In this instructable I'm building a DIY Router jig that turns the Router into a thickness planner.
the simple MOBILE thickness planner can be used on any size of wood and on any length, Can be easily modified to match different widths or thicknesses (extreme sizes) and is portable - can be used on the spot of the project (eliminating the need to transport the slab/beam/whatever to the workshop and back).
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Step 1: Available DIY Solutions
Step 2: My Solution
After thinking on the requirements and constraints, I came to a conclusion that there's a jig that will do the job and will be portable and simple. The main concept is to take the zero "DATUM" from the table/workbench itself instead of taking it from the frame. this jig requires flat floor (quite common) - if there will be any issues with the floor ,they will be reflected in the planing result - so make sure to work on flat base !
I replaced the frame of the planer body with a small portable frame which is attached to the router itself, and move on 4 wheels. the wheels replace the sliders/bearings. The wheels height should be taken into consideration when building the jig to flatten a known slab, and the build is quite simple - as can be seen in the following steps: (1) Building the frame (2) Attaching the wheels (3) connecting the router (4) Starting to work.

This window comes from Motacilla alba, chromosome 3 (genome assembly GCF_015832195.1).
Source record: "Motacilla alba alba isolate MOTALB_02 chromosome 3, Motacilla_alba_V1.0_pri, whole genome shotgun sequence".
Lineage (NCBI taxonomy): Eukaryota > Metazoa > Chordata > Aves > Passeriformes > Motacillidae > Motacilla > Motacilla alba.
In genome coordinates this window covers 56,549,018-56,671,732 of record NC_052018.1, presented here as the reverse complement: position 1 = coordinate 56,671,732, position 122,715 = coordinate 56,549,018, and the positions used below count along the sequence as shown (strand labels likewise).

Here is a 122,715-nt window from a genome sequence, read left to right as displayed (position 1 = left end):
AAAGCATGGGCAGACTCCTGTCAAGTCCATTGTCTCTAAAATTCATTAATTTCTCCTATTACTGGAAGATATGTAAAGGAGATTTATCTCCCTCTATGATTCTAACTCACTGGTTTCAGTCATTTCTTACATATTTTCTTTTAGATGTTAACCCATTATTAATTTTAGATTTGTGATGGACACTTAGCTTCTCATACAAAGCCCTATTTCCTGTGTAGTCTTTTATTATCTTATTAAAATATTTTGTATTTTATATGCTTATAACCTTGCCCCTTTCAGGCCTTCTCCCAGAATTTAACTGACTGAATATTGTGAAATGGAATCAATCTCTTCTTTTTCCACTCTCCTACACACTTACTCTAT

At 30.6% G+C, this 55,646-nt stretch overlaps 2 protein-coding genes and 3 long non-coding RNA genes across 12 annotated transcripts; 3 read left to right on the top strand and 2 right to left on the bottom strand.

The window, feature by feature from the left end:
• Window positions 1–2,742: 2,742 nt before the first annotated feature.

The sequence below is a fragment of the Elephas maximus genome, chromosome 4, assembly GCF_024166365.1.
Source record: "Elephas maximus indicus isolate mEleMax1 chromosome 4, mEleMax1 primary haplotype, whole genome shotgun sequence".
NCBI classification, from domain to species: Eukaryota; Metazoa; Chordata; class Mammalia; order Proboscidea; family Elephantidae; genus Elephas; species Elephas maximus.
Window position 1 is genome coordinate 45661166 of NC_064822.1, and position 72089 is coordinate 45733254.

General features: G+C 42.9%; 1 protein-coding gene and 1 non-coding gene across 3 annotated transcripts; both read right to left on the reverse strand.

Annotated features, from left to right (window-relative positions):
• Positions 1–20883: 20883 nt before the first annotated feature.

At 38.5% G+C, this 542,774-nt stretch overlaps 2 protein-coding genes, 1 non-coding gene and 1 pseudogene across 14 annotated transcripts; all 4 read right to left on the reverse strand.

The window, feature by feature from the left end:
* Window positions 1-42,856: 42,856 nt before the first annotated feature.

Step 3: Building the Frame
As can be seen in the images, The frame is prepared from the following parts:
- Two metal angle bars, cut to the required length (37 cm in my case)
- Drills in the end of the bars in order to mound the wood plates (wheels base)
- Plywood wheels plates
Step 4: Preparing the Router Mount
In order to connect the router to the frame, I removed the bottom plate of the router, and used it as a pattern for the holes locations on the frame. The 4 holes locations were marked and drilled in the bars, and the same bolts that connect the bottom plate connect the frame (4 x M4 bolts)
Step 5: Mounting the Wheels
Four (4) off-the-shelf casters (as can be found here: https://goo.gl/Zgtqeq) were attached to the frame, the usage of the SAME casters, mounted on the SAME level is the core of this jig's accuracy. so please be strict on that on any variation of this Jig.
Step 6: Full Assembly and Planing / Milling
The last step is to mount the router to the frame, using the same 4 bolts (4xM4 in my case) and milling a wood.
As can be seen in the photos, there's a freehand milling option in the wood, in exact TWO HEIGHT LEVELS (Could be more) while this feature is not optional using the reworked wood piece as a reference and also can not be achieved (free hand milling) using all kind of frame based jig mounts.
So, Summing the advantages of the DIY Router planing Jig:
- Simple, DIY, and re-configurable.
- Enable features that can not be achieved in any other jig (free hand milling, multiple level milling)
- Spares the need for full size planer when using for small volume tasks.
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